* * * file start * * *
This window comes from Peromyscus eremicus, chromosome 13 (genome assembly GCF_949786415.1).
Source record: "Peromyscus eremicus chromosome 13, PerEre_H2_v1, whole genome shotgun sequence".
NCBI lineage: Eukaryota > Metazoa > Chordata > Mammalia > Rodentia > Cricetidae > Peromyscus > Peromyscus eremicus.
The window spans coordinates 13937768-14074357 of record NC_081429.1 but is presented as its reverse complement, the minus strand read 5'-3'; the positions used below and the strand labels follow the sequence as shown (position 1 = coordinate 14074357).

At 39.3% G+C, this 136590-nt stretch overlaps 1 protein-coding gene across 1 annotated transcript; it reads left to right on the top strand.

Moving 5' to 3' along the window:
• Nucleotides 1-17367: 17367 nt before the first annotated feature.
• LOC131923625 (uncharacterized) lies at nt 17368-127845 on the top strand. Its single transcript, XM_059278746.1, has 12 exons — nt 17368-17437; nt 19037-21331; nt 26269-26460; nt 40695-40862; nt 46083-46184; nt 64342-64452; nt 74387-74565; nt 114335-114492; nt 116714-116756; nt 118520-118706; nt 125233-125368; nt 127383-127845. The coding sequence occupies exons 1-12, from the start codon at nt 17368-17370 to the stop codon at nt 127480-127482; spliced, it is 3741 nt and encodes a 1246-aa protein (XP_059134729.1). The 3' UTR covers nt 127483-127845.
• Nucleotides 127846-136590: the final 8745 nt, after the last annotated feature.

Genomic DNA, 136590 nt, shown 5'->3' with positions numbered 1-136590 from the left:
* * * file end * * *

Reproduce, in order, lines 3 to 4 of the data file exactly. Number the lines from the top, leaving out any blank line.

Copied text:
NCBI lineage: Eukaryota > Metazoa > Chordata > Mammalia > Rodentia > Cricetidae > Peromyscus > Peromyscus eremicus.
The window spans coordinates 13937768-14074357 of record NC_081429.1 but is presented as its reverse complement, the minus strand read 5'-3'; the positions used below and the strand labels follow the sequence as shown (position 1 = coordinate 14074357).